There’s the Norman Rockwell Thanksgiving. Beautiful, perfect. Then there is the Garrity Thanksgiving. Not so beautiful, not so perfect.

In fact, after the last friends and relatives wobble out our door after a raucous day of thanks, my home is more fit for a hazmat unit than a photo shoot. I guess that’s what happens when you pack 30 loud and fun-loving Irish Catholics into a small cottage, open lots of bottles of wine and start telling stories.

So, needless to say, my home was not my first choice for a blog on setting a beautiful table for Thanksgiving. But my friend Lisa’s home is. The day we invited ourselves over to photograph her home, Lisa’s dining room was so lovely that I knew we had to do one last blog about it this fall.

This dining room is gracious yet intimate. It’s the kind of room you want to linger in. One of her secrets is to mix together interesting furnishings and accents, including great antiques she’s discovered on her treasure hunts. One wall of her dining room is filled with a stunning antique cabinet that is packed full of her enviable collection of dishes. I wish Lisa would set up a dish-lending library because I would be one of her most earnest patrons, showing up with my library card to check out stacks of dishes on a regular basis.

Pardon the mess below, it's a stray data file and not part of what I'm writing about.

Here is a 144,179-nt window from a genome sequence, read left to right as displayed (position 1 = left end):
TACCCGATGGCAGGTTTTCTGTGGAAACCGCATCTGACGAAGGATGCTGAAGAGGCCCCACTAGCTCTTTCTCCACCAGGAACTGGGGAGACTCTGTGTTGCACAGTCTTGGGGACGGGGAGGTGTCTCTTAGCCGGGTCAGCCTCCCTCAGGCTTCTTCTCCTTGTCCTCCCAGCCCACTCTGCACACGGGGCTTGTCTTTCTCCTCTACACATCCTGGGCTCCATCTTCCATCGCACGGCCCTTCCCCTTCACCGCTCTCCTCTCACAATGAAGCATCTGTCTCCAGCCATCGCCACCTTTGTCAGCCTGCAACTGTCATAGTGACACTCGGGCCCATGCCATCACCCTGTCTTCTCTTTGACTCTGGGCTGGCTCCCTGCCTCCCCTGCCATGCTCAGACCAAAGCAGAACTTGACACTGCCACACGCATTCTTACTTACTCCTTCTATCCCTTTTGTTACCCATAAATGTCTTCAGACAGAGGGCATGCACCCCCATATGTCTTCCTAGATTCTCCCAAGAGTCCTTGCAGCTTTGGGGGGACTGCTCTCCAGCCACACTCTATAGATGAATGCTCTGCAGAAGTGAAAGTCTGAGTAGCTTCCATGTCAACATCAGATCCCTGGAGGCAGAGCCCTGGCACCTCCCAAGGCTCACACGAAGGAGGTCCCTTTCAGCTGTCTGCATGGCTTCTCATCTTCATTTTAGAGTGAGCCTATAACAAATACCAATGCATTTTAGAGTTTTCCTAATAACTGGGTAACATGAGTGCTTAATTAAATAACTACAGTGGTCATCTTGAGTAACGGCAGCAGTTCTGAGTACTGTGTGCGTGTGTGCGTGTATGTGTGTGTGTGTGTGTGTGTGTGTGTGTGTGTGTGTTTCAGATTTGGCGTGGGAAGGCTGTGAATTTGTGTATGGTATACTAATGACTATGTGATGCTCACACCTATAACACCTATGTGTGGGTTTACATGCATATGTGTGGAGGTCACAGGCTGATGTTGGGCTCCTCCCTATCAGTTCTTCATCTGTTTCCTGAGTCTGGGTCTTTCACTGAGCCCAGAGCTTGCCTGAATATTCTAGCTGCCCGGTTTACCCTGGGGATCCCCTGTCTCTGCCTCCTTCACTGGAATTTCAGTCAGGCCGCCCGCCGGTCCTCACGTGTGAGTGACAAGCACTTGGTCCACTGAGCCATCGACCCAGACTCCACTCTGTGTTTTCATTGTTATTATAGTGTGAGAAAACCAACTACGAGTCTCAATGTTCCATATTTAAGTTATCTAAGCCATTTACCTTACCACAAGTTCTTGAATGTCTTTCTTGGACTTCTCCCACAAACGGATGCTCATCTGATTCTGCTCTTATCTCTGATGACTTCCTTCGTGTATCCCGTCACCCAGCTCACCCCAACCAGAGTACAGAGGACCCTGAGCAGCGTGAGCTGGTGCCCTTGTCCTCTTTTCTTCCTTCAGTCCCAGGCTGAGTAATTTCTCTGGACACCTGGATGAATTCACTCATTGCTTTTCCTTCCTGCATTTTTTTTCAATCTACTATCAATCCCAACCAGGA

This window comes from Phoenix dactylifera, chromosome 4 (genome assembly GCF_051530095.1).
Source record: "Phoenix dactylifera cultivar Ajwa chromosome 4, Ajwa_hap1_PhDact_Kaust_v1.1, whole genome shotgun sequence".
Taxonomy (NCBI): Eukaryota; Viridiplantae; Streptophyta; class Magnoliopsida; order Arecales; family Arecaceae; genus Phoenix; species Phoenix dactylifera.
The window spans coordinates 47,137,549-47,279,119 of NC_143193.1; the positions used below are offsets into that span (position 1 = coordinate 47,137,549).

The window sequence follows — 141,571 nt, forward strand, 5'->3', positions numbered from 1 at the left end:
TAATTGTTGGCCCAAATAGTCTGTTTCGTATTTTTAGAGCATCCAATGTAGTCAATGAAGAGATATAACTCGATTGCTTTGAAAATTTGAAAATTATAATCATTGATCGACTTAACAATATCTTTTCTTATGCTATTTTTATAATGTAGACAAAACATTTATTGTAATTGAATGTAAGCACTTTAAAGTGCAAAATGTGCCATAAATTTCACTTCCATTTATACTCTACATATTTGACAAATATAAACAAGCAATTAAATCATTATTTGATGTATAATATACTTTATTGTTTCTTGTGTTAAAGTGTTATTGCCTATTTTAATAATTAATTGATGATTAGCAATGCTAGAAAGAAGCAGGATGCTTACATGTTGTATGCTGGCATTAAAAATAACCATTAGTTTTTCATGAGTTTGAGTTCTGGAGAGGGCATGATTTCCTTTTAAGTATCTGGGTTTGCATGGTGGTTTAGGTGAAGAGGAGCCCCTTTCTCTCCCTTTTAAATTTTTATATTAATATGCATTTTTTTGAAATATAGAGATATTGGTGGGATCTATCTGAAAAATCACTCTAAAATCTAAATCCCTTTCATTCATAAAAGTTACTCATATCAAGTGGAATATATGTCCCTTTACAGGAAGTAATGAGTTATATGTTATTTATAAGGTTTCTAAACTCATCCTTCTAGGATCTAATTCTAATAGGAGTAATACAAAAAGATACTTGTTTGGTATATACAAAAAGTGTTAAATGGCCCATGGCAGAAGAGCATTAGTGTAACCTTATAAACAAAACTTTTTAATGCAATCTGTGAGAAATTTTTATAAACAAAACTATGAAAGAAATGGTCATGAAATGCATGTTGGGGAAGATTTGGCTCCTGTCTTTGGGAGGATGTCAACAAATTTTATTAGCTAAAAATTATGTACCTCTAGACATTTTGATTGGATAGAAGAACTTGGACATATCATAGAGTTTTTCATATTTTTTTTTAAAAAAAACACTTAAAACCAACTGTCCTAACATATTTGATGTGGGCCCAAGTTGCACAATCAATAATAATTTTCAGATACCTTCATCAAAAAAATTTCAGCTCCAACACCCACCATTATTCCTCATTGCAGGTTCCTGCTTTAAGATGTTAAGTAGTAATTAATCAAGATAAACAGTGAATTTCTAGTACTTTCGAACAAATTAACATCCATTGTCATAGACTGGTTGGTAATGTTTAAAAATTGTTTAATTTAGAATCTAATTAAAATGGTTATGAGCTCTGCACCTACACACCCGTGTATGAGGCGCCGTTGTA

Thanksgiving at Lisa’s house is a time for family. Lisa’s husband, Jon, is the chef for the day, preparing rotisserie grilled beef tenderloin, smoked turkey breast and smoked mashed potatoes. While Jon focuses on the feast, Lisa creates a visually stunning table, one of her favorite things to do. That’s where you see her art director skills at their finest.

On the main level of her home, Lisa has stayed true to a warm color palette that blends shades of brown. For her fall table, she starts with a rust colored plaid blanket as a table topper, then layers up with wicker chargers and a mix of dishes.

Lisa is a fanatic about details and she has an exquisite eye, instinctively knowing how much to add and when to stop. In her dining room, your eye dances from place to place, as you try to drink it all in.

This column was adapted from Mary Carol Garrity’s blog at

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